"Not that I remember. I mean, I don't know how much stock I'd put in my memory," Bucky added. "But I'm gonna say no."

"I know our clothes were kinda ratty," Steve recalled. "And we didn't always have heat in the apartment, but it wasn't all gloomy like this."

Bucky nodded. "The more I think about it, the more I'm getting this…" He wrinkled his nose thoughtfully. "Why does the Depression smell like lemons? What is that?"

Steve smiled. "It was the soap your ma used when she cleaned. You didn't have a lot of money either, but the Barnes house was never dingy."

They finally made it to the end of that episode. Steve drifted off for a while after that. He also kept kicking Bucky until he moved off of the couch and over to the arm chair.

"Do aliens really look like that?" Bucky asked during Arena.

"Maybe?" Steve yawned. "I've only ever come across the one kind…"

Bucky moved back over to the couch when he saw him shivering under the blanket. He tossed another blanket over him and a half-asleep Steve huddled closer to his leg, trying to get warm. Bucky shook his head, but just paused the episode and picked up his book.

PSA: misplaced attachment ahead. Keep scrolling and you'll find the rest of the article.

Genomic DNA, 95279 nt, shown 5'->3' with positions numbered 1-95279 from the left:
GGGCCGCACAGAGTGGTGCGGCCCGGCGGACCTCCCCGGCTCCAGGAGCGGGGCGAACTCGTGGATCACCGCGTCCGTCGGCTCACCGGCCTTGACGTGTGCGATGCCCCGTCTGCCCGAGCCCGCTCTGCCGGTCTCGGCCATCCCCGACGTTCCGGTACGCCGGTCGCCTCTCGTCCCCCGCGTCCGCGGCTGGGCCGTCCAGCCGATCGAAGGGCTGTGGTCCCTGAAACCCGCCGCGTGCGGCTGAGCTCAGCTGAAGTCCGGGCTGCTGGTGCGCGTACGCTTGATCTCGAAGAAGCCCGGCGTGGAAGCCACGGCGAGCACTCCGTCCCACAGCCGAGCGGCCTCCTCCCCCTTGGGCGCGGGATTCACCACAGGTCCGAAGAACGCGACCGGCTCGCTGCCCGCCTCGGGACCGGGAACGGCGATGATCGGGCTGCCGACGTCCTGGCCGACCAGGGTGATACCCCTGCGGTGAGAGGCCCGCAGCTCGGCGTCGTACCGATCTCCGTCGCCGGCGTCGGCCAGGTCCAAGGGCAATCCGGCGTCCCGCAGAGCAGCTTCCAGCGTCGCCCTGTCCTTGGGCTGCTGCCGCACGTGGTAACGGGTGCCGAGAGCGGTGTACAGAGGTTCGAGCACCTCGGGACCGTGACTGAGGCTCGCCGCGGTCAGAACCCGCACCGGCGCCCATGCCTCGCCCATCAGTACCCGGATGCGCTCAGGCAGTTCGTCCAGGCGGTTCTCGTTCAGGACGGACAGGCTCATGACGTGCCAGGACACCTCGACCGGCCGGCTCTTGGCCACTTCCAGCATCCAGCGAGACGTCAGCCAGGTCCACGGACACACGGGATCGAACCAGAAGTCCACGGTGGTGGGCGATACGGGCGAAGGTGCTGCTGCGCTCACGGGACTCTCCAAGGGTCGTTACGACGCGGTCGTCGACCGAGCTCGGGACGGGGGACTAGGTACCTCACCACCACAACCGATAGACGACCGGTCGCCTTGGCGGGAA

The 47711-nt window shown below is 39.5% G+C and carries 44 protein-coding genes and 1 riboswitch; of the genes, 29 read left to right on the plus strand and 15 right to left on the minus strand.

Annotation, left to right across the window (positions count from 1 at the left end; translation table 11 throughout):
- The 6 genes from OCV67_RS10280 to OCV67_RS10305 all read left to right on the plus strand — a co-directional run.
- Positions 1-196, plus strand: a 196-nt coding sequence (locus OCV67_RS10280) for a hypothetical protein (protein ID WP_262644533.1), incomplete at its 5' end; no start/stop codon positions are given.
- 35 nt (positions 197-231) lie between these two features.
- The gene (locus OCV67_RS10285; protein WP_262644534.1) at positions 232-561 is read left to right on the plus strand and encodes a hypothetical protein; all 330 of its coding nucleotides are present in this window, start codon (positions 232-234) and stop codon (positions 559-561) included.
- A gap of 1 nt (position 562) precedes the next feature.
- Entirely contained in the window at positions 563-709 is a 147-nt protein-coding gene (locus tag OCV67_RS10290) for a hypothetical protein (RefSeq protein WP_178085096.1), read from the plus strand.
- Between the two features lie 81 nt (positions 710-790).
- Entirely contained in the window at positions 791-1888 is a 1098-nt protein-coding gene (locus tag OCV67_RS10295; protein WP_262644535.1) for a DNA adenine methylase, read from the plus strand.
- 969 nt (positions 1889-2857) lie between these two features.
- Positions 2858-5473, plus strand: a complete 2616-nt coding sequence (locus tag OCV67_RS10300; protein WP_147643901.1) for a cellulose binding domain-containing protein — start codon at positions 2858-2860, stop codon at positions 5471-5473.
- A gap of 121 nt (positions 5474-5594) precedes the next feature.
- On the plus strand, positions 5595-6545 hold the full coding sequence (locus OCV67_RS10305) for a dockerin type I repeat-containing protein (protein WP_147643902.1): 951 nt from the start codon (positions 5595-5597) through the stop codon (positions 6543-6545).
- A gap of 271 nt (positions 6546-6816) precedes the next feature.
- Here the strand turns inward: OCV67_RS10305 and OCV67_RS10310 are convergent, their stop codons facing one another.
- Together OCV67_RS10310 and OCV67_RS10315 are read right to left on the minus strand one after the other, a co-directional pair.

Steve got really snippy again during The Devil In The Dark, back to complaining that Bucky was crowding him while, at the same time, not wanting him to move and take the heat with him, which led to a shoving match that somehow ended with Steve accidentally punching Bucky in the jaw. It was a pretty pathetic punch—for Steve, anyway—of the non-bone-breaking variety, but it still hurt. Steve apologized, but Bucky moved over to the chair anyway. A pitiful, "I'm sorry I hit you, Bucky. Please come back, I'm cold," brought him back to the couch before they got to the middle of the episode.

They were just starting a fourth one when Sam came home. "Hey, guys," he greeted. He quirked an eyebrow in puzzled amusement as he walked into the living room. "Do I want to know why you're sitting on Steve?" he asked.

"Sam, get him off me," Steve whined, turning his head and looking pitifully up at their friend.

"Don't fall for those sad eyes, Wilson," Bucky warned.